HONG KONG: Hong Kong leader said on Saturday the government will "suspend" debate on a controversial extradition bill, in an apparent bid to quell further unrest and mass demonstrations throughout the semi-autonomous Chinese city.
Backing down after days of huge street protests, Hong Kong’s chief executive, Carrie Lam, said on Saturday that she would indefinitely suspend a bill that would allow extraditions to mainland China.
It was a remarkable reversal for Lam, the leader installed by Beijing in 2017, who had vowed to ensure the bill’s approval and tried to get it passed on an unusually short timetable, even as hundreds of thousands demonstrated against it this week.
City leaders hope that delaying the legislation will cool public anger and avoid more violence in the streets, said people with detailed knowledge of the government’s plans, including advisers to Lam.
Lam and her superiors in Beijing were reluctant to withdraw the bill outright, as the pro-democracy opposition has demanded.
But they have no plans to make another push for it, the people said in interviews on Friday evening and Saturday morning. They insisted on anonymity because they were not authorised to speak on behalf of the governments.
A full withdrawal of the legislation would recall the government’s reversals in the face of public objections to other contentious bills that were seen as infringing on Hong Kong’s liberties — national security legislation, in 2003, and compulsory patriotic education legislation, in 2012.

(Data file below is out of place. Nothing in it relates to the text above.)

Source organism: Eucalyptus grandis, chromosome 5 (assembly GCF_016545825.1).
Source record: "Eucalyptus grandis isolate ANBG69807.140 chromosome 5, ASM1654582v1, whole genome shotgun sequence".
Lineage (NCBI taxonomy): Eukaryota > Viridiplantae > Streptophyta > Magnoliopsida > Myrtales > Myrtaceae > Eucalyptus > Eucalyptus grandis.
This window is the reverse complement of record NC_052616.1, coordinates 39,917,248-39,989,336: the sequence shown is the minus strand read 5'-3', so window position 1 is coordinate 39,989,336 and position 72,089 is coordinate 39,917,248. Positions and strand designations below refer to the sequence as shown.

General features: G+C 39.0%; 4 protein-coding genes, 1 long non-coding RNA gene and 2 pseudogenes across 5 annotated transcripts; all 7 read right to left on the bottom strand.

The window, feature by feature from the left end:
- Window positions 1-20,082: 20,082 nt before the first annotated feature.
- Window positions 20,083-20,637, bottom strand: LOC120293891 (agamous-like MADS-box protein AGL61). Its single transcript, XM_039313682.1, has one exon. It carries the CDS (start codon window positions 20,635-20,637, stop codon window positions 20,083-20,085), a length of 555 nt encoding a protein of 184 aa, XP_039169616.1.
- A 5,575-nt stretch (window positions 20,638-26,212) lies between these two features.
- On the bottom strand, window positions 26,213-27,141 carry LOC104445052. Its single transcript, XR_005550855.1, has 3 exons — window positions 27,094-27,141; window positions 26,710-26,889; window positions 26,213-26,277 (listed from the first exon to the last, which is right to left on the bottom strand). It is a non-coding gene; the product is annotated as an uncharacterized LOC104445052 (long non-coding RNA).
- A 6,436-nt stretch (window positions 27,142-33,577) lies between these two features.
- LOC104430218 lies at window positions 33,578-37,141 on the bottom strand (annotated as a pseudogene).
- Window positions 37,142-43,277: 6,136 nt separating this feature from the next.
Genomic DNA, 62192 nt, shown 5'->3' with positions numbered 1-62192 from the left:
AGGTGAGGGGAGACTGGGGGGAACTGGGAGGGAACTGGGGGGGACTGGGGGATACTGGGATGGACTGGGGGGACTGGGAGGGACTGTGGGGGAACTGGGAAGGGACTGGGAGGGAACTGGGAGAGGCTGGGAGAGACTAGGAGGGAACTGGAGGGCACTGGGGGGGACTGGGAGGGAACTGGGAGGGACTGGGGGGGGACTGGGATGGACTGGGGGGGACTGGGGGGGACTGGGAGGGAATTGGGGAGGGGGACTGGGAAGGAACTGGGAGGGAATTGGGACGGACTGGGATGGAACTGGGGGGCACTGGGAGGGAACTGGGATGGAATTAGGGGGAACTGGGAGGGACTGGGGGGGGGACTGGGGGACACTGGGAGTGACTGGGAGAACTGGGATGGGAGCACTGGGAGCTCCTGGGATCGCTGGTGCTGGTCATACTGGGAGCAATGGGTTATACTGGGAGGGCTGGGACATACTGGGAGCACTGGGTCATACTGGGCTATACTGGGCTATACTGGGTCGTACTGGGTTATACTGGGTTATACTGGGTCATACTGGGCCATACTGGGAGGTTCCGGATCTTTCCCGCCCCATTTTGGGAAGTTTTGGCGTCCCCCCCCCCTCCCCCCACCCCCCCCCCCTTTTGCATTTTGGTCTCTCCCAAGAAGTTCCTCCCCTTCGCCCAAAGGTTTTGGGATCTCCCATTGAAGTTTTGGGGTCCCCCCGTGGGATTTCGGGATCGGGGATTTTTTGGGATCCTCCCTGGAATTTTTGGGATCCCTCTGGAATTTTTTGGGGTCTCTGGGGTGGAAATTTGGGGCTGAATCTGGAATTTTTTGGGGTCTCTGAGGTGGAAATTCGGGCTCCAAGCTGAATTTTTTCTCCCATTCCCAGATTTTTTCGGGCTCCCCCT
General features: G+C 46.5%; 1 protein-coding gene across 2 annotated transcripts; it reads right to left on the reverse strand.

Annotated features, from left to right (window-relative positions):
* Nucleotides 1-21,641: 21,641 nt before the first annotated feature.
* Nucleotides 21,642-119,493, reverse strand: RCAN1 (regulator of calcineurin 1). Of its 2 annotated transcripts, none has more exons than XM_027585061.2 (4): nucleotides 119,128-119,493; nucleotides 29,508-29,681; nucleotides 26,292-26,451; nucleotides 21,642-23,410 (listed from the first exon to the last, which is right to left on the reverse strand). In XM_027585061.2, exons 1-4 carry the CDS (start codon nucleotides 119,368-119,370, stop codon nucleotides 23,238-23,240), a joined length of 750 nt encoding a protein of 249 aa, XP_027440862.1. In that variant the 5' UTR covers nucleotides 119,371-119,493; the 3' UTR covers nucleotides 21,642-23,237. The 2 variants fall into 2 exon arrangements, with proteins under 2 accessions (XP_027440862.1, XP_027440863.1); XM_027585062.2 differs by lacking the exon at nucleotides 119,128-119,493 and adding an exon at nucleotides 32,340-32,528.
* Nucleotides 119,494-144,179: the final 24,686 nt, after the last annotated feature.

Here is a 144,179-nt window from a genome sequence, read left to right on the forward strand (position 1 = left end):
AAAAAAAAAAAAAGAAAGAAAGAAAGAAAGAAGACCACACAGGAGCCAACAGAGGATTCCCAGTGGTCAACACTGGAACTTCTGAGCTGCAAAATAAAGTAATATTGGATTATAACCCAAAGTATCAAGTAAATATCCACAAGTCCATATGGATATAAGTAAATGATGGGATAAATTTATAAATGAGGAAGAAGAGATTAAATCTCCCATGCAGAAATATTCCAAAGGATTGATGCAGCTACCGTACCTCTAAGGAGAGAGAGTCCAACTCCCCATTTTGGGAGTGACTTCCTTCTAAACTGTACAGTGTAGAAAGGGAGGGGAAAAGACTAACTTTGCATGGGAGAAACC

Before Mrs. Lam’s announcement on Saturday afternoon, leading opposition figures said a mere postponement of the bill would not satisfy the protesters, who have been planning another large demonstration for Sunday.
“As far as democratic legislators are concerned, as far as the young people are concerned, this wouldn’t work because you would only be delaying the pain,” a pro-democracy lawmaker, Claudia Mo, said on Friday.
A team of senior Chinese officials and experts met on Friday with Mrs. Lam in Shenzhen, a mainland Chinese city bordering Hong Kong, to review the situation, a person with detailed knowledge of the government’s policymaking said.
The bill would make it easier for Hong Kong to send people suspected of crimes to jurisdictions with which it has no extradition treaty, including mainland China. Many people in Hong Kong, a semiautonomous territory with far more civil liberties than the mainland has, fear that the legislation would put anyone in the city at risk of being detained and sent to China for trial by the country’s Communist Party-controlled courts.